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3 Traditional Japanese Foods for New Years: Osechi Ryori and More!

Oshogatsu is an event to celebrate the New Year and is one of the most important celebrations in Japan. The period from January 1st to the 3rd is generally considered part of the Oshogatsu and most businesses and schools close during this time. In this article, we show you the traditional dishes Japanese eat during this festive time.

 

Osechi Ryori – The New Year Dishes

osechi
The word for New Year dishes, Osechi comes from the word Sechinichi. The sechinichi is a celebration for the change of the season. There are 5 sechinichi in 1 year, and in the old days, celebrations were held for each of those five days.

Among the sechinichi, Oshogatsu is not only a change between the seasons, but also marks the transition from year to year so it is considered particularly special. Nowadays, the dishes which are prepared for the New Year’s celebration is called Osechi and the dishes are placed in a type of nesting bento boxes called a jyubako.

In Japan, the 1st day of the new year is a day to welcome the gods, an event to celebrate the bountiful harvest of the new year as well as to wish for safety and well-being of the family. The Osechi dishes are prepared on New Year’s eve as an offering to the gods. It was considered that come the new year, the offering was then taken down for the family to enjoy.

The first three days of the new year is considered a time when offering is to be given to the gods and a time to pray. During this time, with the gods present, it is considered inappropriate to do any housework or to be toiling in the kitchen. Therefore, the tradition was to prepare a lot of dishes that would keep for a few days and eat those dishes for the first three days.

Nowadays there are convenience stores that are open all year around and many stores are open for business even during Oshogatsu. However, in the past most businesses were closed for Oshogatsu so there was also a practical reason for making the Osechi dishes and having them ready when you couldn’t go to shop for groceries.

The Osechi, which is prepared as an offering to the gods are not just a sumptuous feast. There is also special meaning behind each of the dishes that are placed in the jyubako.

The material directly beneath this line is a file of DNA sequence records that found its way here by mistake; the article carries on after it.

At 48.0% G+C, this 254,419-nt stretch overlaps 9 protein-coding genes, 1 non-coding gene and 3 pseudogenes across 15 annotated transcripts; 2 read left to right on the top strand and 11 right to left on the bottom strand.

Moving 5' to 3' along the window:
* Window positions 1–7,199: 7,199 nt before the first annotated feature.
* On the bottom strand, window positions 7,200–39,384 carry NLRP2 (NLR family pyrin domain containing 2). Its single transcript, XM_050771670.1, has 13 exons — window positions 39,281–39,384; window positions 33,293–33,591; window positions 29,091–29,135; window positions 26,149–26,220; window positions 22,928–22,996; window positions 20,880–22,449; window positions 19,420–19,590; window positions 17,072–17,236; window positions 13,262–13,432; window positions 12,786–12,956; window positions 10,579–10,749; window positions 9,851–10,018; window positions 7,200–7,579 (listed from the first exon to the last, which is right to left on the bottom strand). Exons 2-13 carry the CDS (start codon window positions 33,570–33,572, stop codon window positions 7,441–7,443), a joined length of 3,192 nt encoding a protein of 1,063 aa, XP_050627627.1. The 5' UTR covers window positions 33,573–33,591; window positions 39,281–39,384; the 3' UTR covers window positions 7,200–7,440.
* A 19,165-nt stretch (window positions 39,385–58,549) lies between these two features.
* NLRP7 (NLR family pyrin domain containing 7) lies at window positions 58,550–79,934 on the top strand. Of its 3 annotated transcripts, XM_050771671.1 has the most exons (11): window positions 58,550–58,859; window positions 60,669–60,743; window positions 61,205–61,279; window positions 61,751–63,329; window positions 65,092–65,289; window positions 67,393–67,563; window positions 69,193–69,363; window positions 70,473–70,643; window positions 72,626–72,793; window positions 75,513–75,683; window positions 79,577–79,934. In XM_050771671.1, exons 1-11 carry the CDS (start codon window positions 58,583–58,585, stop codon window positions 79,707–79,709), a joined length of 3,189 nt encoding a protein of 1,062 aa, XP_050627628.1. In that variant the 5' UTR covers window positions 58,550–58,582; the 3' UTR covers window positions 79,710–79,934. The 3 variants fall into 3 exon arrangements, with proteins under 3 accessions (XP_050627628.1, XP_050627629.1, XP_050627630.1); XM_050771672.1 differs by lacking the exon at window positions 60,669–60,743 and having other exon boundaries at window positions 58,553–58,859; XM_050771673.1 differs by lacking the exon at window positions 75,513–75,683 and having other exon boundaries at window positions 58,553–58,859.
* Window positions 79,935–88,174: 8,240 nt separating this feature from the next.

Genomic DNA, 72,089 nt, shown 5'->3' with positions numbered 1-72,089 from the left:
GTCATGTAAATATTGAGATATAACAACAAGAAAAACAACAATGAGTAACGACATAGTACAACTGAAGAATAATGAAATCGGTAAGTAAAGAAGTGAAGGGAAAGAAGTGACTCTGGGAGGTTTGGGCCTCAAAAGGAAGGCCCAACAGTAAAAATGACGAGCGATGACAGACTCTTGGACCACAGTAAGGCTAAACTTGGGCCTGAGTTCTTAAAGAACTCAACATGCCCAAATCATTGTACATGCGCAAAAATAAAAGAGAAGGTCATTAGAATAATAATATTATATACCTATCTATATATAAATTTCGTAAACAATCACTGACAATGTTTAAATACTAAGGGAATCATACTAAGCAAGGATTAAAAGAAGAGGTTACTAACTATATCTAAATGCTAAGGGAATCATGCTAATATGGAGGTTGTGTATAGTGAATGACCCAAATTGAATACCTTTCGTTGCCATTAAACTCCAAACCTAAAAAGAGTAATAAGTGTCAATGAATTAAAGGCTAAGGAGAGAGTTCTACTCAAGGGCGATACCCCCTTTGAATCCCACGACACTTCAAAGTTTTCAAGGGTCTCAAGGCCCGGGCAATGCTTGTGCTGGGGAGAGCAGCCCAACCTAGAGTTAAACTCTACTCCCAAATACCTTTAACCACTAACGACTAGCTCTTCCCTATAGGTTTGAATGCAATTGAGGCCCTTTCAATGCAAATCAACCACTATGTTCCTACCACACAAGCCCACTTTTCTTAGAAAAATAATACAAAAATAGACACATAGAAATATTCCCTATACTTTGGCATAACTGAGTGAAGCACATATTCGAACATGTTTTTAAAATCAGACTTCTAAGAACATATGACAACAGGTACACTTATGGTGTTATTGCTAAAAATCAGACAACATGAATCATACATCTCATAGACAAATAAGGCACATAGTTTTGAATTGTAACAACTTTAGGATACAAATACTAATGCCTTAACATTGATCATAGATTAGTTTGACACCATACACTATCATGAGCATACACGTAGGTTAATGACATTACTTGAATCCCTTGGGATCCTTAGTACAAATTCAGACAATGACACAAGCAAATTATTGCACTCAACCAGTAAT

osechi2
From center, above and clockwise

1. Kurikinton (Sweetened chestnut)

A symbol of wealth and prosperity. The “kin” in the name of the dish uses the character for gold.

2. Red and White Kamaboko (Fish Cake)

The colors red and white symbolize auspiciousness and so are used in all kinds of celebrations. The ingredient for the fish cake, which is fish with white flesh was a very expensive ingredient. While raw seafood could not be transported long distances, the kamaboko’s longer shelf life allowed for it to be eaten even in areas that were distant from the sea. Thus it was considered a premium seafood product with a long shelf life.

3. Kobu Maki (Wrapped Seaweed)

A symbol for happiness for the family. It is from a play on words for seaweed “kobu (konbu)” and the last two syllables for the word, to be happy “yorokobu”.

4. Kuromame (Black Beans)

To work diligently, and to live happily. This is a play on words for the beans being called “mame” and similar sounding words in Japanese meaning to work diligently or to live happily.

5. Prawn

Symbol of longevity. Since the back of the prawn is bent, the prawn symbolizes to “live long until your back becomes bent”.

6. Tazukuri (Dried Sardines/anchovies)

In the past, young anchovies were used as fertilizer. This was eaten as a prayer for a bountiful harvest.

7. Herring Roe

kazunoko
Fertility and perpetuation of descendants.

8. Red and White Namasu (Fish and Vegetables Seasoned in Vinegar)

namasu